Drucker actually tells the story of a company chairman that swore that he knew exactly how he spent all of his time. However, his secretary had to show him his time logs several days in a row to convince him that he actually spent no time at all doing any of the things he was positive about the week before. Memory is deceiving.
What interested you in this article?
In this section, Drucker (2006) discusses the three biggest time-wasters needing to be pruned, which are lack of system or foresight, overstaffing, and mal-organization. This part of the chapter really spoke to me.
One of my biggest time wasters this year was simply the year-end evaluations and paperwork. What should have been a simple repeated process turned into a paperwork nightmare simply because my consultants were refusing to use their heads and read the directions I’d given them.
They come up again in June and you know I’m going to be prepared this time. We are not going to repeat that again. Being the owner of my company, overstaffing was obvious from the start.
I did not take the time necessary to choose the right people in the first place and then having to manage each and every one of them, essentially baby-stepping them through a process that should have been easy, took an inordinately huge amount of time away from me that I could have been using better.
I am now down from 40 consultants to 10. Finally, I am dealing with mal-organization at the moment having to spend up to eight hours of my time everyday on the phone training girls myself, because those I tried to delegate to, in order to remedy this problem before it happened, failed.
I am currently in the process of switching my training system over to a Learning Management System on the computer so that I can have that time back.
“The executive who records and analyzes his time and then attempts to manage it can determine how much he has for his important tasks” (Drucker, 2006, pg.47).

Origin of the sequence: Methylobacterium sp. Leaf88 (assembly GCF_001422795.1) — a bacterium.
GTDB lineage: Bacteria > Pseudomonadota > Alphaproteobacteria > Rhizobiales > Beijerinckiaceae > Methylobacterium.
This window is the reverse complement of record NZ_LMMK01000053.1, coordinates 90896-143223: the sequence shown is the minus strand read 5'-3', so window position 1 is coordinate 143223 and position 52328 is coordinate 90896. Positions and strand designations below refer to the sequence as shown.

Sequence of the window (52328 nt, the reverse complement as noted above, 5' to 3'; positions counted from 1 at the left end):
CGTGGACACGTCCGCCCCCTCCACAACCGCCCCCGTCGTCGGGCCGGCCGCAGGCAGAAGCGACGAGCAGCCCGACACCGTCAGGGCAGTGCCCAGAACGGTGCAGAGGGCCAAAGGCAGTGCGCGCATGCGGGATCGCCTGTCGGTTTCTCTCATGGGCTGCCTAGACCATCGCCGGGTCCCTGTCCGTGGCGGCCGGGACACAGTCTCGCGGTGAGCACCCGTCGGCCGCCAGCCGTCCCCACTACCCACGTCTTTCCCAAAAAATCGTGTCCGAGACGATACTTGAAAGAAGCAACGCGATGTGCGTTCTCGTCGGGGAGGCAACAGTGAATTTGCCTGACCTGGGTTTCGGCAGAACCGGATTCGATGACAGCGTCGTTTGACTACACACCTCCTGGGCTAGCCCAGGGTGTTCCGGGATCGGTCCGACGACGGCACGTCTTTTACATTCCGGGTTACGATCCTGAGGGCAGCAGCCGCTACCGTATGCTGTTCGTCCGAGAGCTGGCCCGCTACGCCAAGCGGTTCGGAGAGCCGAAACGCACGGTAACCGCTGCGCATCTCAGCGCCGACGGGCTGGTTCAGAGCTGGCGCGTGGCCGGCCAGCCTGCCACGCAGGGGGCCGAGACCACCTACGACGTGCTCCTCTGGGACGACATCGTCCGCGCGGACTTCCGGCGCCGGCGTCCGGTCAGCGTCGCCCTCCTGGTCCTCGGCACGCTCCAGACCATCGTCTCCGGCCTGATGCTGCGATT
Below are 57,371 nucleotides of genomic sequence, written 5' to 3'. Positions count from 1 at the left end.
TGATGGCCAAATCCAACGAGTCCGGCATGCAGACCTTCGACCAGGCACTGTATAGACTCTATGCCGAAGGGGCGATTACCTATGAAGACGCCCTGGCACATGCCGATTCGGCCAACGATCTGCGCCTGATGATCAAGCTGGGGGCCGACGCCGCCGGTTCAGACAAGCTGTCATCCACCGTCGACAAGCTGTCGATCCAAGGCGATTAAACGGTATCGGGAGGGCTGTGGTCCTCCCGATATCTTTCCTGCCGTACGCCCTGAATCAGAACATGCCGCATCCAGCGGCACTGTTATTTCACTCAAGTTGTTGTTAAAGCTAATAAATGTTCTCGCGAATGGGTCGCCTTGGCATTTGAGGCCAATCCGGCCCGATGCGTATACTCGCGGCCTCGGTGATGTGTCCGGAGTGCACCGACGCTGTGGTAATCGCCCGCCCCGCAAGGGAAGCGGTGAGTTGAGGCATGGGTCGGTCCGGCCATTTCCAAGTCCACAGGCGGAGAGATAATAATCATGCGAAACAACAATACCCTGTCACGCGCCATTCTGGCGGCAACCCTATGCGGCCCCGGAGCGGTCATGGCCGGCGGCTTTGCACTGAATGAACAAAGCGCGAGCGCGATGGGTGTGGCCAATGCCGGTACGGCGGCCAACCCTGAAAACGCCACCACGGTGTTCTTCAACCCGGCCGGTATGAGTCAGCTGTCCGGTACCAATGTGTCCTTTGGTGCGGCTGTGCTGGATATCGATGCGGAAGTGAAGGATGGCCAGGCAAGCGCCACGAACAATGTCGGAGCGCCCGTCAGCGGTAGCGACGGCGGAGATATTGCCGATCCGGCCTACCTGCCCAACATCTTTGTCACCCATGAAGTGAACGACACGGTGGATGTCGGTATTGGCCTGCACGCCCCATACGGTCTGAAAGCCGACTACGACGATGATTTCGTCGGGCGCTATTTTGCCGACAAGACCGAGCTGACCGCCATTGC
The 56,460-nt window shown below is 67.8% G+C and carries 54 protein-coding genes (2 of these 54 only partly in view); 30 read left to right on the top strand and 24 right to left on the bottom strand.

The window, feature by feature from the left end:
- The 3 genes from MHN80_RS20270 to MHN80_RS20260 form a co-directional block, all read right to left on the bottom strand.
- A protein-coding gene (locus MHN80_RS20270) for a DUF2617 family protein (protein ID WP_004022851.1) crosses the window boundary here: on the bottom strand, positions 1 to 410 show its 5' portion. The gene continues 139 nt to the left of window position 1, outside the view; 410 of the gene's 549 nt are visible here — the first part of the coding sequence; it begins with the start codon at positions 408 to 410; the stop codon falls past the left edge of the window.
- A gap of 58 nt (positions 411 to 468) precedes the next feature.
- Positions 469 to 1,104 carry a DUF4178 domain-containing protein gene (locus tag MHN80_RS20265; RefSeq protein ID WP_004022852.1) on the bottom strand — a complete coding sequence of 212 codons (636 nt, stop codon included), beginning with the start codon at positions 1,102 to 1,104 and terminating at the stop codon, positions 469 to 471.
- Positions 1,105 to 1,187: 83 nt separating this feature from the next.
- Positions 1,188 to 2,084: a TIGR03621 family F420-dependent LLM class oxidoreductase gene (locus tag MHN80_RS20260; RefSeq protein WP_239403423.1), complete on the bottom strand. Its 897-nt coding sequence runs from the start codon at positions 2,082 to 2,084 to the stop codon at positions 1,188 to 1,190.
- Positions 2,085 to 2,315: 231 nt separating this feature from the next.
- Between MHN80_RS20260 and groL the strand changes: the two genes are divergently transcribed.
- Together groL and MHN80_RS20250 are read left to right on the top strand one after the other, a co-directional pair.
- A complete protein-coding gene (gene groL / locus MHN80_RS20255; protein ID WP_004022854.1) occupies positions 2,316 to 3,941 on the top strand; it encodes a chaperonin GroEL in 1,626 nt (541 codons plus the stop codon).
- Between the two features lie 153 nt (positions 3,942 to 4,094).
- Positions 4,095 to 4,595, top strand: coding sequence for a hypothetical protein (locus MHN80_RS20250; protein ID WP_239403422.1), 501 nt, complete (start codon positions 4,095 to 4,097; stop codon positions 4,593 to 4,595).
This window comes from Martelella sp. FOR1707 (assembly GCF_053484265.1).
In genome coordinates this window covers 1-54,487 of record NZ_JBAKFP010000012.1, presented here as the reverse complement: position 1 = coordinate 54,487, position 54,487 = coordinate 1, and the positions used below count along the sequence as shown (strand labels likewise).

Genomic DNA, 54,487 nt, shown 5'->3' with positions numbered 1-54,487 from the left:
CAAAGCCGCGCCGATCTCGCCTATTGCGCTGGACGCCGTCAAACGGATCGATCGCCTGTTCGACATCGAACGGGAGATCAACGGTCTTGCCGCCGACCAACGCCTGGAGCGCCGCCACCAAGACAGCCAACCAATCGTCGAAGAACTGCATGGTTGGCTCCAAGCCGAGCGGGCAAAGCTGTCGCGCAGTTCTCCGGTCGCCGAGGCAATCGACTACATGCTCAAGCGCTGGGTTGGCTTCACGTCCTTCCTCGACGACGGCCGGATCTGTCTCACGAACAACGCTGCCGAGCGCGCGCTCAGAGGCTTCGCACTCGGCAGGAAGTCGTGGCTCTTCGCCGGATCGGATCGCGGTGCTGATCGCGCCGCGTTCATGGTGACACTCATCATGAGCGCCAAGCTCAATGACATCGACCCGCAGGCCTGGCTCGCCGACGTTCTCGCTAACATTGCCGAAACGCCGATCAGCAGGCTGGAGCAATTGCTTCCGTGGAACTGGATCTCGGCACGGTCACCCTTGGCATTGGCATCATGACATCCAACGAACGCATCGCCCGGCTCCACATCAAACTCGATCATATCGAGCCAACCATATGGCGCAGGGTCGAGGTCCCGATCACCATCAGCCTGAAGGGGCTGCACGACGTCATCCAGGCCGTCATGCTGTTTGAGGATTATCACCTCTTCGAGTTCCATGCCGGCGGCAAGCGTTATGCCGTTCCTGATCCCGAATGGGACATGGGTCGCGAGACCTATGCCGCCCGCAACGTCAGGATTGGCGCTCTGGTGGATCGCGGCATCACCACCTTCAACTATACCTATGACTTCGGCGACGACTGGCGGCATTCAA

At this point in our time management training, I am ask that all of my consultants take all of the training that they have had up to this point (and I have over 18 lessons dealing with interruptions and distractions, organization, prioritizing, to-do lists, etc. that they are required to complete) and create an effective schedule for themselves utilizing the time that they have during their busy schedules to sit down and make the most of it.
Once again, at this point in the training, they have realized that big chunks of time all at once are preferable and more productive than a great deal of time spread out into tiny chunks throughout their day. Drucker offers many suggestions for executives to cut out any unneeded tasks and focus their energies during this period of time.
Simply recording, managing, and consolidating your time sounds easy enough, but there really is a great deal that goes into it. “Time is the scarcest resource, and unless it is managed, nothing else can be managed” (Drucker, 2006, pg.51).
Therefore it is of the utmost importance that, as an executive, how time is spent must be the top priority. By taking advantage of these tips and learning how to use time effectively, success can only be the next step.
Drucker, P. (2006). The effective executive: The definitive guide to getting the right things done. New York, NY: HarperCollins Publishers.
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© 2013 Victoria Van Ness